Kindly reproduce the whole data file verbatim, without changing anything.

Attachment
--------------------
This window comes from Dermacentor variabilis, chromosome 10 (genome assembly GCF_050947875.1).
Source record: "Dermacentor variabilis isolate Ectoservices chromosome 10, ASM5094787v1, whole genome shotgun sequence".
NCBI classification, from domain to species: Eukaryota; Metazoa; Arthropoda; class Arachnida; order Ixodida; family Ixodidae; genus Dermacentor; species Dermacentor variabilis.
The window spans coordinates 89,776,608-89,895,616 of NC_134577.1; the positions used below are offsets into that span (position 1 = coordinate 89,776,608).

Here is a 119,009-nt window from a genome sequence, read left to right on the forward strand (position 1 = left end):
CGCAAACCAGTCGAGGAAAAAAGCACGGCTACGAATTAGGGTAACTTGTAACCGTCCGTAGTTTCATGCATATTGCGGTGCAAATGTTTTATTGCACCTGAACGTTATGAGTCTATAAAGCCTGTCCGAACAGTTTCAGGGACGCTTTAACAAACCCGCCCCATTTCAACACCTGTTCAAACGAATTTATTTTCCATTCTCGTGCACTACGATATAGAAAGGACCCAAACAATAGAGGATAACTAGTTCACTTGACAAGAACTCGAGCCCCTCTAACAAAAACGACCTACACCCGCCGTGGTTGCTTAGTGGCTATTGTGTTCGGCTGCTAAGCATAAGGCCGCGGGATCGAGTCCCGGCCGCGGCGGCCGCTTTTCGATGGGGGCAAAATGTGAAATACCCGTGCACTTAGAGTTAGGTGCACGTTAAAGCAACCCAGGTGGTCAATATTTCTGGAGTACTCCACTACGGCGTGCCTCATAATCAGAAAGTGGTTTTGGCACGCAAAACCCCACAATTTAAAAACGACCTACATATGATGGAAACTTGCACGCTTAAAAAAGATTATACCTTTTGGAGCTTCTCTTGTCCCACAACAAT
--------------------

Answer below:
This window comes from Dermacentor variabilis, chromosome 10 (genome assembly GCF_050947875.1).
Source record: "Dermacentor variabilis isolate Ectoservices chromosome 10, ASM5094787v1, whole genome shotgun sequence".
NCBI classification, from domain to species: Eukaryota; Metazoa; Arthropoda; class Arachnida; order Ixodida; family Ixodidae; genus Dermacentor; species Dermacentor variabilis.
The window spans coordinates 89,776,608-89,895,616 of NC_134577.1; the positions used below are offsets into that span (position 1 = coordinate 89,776,608).

Here is a 119,009-nt window from a genome sequence, read left to right on the forward strand (position 1 = left end):
CGCAAACCAGTCGAGGAAAAAAGCACGGCTACGAATTAGGGTAACTTGTAACCGTCCGTAGTTTCATGCATATTGCGGTGCAAATGTTTTATTGCACCTGAACGTTATGAGTCTATAAAGCCTGTCCGAACAGTTTCAGGGACGCTTTAACAAACCCGCCCCATTTCAACACCTGTTCAAACGAATTTATTTTCCATTCTCGTGCACTACGATATAGAAAGGACCCAAACAATAGAGGATAACTAGTTCACTTGACAAGAACTCGAGCCCCTCTAACAAAAACGACCTACACCCGCCGTGGTTGCTTAGTGGCTATTGTGTTCGGCTGCTAAGCATAAGGCCGCGGGATCGAGTCCCGGCCGCGGCGGCCGCTTTTCGATGGGGGCAAAATGTGAAATACCCGTGCACTTAGAGTTAGGTGCACGTTAAAGCAACCCAGGTGGTCAATATTTCTGGAGTACTCCACTACGGCGTGCCTCATAATCAGAAAGTGGTTTTGGCACGCAAAACCCCACAATTTAAAAACGACCTACATATGATGGAAACTTGCACGCTTAAAAAAGATTATACCTTTTGGAGCTTCTCTTGTCCCACAACAAT